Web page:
Student group explores geo-political Palestinian issues

Reacting to a lack of fair coverage of Palestine by media, Michael Prentice-Glasgow ’14 and Yasmine Hallab ’14 formed Students for Justice in Palestine. SJP discusses issues like miltarization, shown above. Photo By: Wikipedia

Last fall, Jeremy Garza ’14 spent his junior semester abroad in the Netherlands, collecting oral histories of queer individuals from the Middle East. The stories he heard inspired Garza to advocate for the rights and recognition of the Palestinian people when he returned to Vassar the following semester.

Reacting to a lack of fair coverage of Palestine by media, Michael Prentice-Glasgow ’14 and Yasmine Hallab ’14 formed Students for Justice in Palestine. SJP discusses issues like miltarization, shown above. Photo By: Wikipedia
Reacting to a lack of fair coverage of Palestine by media, Michael Prentice-Glasgow ’14 and Yasmine
Hallab ’14 formed Students for Justice in Palestine. SJP discusses issues like miltarization, shown above. Photo By: Wikipedia

According to Garza, American media sources fail to inform the public about both sides of the Palestinian-Israeli conflict. In an attempt to remedy this, Michael Prentice-Glasgow ’15 and Yasmine Hallab ’15 founded Students for Justice in Palestine (SJP) last year.

Naomi Dann ‘14 explained what SJP hopes to accomplish on campus.

Dann explained, “In the short term, the main goal is to begin conversations and dialogues on campus around the Israeli/Palestinian conflict and the Palestinian struggle for human rights. In the long term, I believe the intention is to divest the college from corporations who profit from the Israeli occupation of Palestinian lands.”

With both Prentice-Glasgow and Hallab are studying abroad in Palestine this semester, Nicole Massad now serves as interim SJP president. Massad believes that the topic of Israel and Palestine is seldom mentioned at Vassar.

She said, “Vassar prides itself on having a very socially conscious student body, so it was a shock for me to find that this issue is rarely talked about on campus.”

This is an aspect of college discussion that SJP is trying to change. Massad and Garza lead the group in discussing specific aspects of the situation and inviting all students, wherever they stand on the issue, to participate.  Members are encouraged to listen, ask questions and challenge all the preconceptions they carried with them.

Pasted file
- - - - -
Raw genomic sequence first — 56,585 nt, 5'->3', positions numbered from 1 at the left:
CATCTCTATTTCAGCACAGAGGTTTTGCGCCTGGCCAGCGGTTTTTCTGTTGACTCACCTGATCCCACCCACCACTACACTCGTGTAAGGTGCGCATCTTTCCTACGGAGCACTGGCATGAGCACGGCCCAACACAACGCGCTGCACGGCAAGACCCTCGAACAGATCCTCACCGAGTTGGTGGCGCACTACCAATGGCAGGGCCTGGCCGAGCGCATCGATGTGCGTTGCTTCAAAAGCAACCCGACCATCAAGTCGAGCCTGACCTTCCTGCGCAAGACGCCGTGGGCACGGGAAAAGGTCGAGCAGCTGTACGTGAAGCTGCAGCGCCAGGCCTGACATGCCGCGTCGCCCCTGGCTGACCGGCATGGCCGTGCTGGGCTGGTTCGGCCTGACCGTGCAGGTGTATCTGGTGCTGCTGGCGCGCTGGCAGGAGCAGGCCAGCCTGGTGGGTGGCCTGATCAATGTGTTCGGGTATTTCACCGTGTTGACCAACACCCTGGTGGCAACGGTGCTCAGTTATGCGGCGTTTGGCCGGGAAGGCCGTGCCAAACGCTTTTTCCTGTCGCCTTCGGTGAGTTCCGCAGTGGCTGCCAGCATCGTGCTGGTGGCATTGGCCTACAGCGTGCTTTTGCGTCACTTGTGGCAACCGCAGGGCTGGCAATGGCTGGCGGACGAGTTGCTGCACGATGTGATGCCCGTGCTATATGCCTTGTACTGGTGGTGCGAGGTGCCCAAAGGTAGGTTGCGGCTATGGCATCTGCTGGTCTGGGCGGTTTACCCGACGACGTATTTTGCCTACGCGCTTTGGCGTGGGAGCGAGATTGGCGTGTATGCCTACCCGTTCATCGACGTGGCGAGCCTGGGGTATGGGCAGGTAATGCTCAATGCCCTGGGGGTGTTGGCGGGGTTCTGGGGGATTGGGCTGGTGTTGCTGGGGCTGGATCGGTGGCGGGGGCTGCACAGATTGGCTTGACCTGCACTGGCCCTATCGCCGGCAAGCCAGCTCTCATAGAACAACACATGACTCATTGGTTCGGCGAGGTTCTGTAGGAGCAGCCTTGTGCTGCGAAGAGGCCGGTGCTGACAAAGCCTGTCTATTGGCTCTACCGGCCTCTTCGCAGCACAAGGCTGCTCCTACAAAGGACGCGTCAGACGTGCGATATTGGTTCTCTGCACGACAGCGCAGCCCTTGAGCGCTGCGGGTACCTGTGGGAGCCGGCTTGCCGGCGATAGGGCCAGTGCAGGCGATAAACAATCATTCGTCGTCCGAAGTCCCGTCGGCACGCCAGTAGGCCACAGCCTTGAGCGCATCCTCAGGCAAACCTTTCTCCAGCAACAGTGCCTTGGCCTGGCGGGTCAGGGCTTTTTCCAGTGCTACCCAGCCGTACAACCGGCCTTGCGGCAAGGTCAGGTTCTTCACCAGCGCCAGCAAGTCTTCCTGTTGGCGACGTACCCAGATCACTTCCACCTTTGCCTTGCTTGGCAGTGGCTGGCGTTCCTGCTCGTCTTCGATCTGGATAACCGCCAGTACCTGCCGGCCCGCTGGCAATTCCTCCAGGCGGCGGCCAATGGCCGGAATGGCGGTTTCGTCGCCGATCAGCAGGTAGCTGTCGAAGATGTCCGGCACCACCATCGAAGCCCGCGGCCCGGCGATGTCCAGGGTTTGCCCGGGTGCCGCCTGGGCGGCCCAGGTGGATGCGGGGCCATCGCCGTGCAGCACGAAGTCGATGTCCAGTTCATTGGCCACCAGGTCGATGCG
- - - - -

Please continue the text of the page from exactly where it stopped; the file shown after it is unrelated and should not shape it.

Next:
SJP has plans to invite guest speakers to meetings and host film screenings.

Massad said, “Students for Justice in Palestine is breaking the stigma of questioning the Israeli regime and our own government’s funding of its war crimes, while enunciating clearly that anti-Zionism is not anti-Semitism.”

Open, honest conversation is going to be key in SJP’s work in the year. Dann said, “We will be facilitating spaces for dialogue on these issues, and working to raise awareness and engagement around these issues.”

This year the International Study Travel course will include a trip to Israel during spring break. The course, however, will study the region from the perspective of water resources and largely exclude information surrounding the Palestinian-Israeli conflict.

Garza argues that the conflict over water in the region is too important to ignore. Domestically, Palestinians use 70 liters of water daily whereas Israelis use 290 liters per day.

Failure to share water resources equally can be traced to continuing tensions in the region, according to Garza.

Massad knows firsthand how the water crisis relates to conflict in the region because her parents are immigrants from Lebanon.

“Lebanon has been home to almost a million Palestinian refugees since 1948 that live in camps that barely have running water,” she said.

Massad also regards the funding for the International Studies trip more as a means of supporting the Israel Ministry of Tourism than of fairly depicting the treatment and living conditions of the Palestinians. SJP has promised to hold a campus-wide meeting to discuss the implications of the course trip.

For many members of SJP, the Palestinian-Israeli conflict is a deeply personal issue.

Massad, for example, believes that the Palestinian-Israeli conflict shaped the lives of her family and homeland long before her parents were born.

“Having heard horror stories from my parents, aunts, uncles, and grandparents since I was born, I was outraged and disturbed by the 2006 Israeli invasion of Lebanon, which included countless attacks on civilians,” said Massad.

This incident was a call to action for Massad. “That is when I knew I could not continue to live with myself, in a country whose government funds Israel’s slaughter and attempted eradication of Palestinian and Lebanese civilians, unless I spoke out against it,” said Massad.

She added, “[I] could not accept that I was living comfortably in the States while the rest of my family relived their worst nightmare under missile attack and ground invasion.”

Naomi Dann is a Peace and Justice Studies major and joined SJP to deepen her understanding of both sides of the conflict.

Dann said, “I have studied the conflict for a long time, and though I feel that I can never fully understand everything, I feel that my complicity as an American, as a Jew and as a person concerned with issues of peace, justice and human rights compel me to take an active role in trying to grapple with these issues.”

With their varying backgrounds and goals for SJP, the members aspire to make an impact through initiating a campus-wide conversation about the Palestinian-Israeli conflict.

Garza suggests that we cannot stop talking about the Palestinian-Israeli conflict until conditions improve for all parties. He explained, “When it comes to issues of oppression, the liberation of one cannot happen until the liberation of all.”

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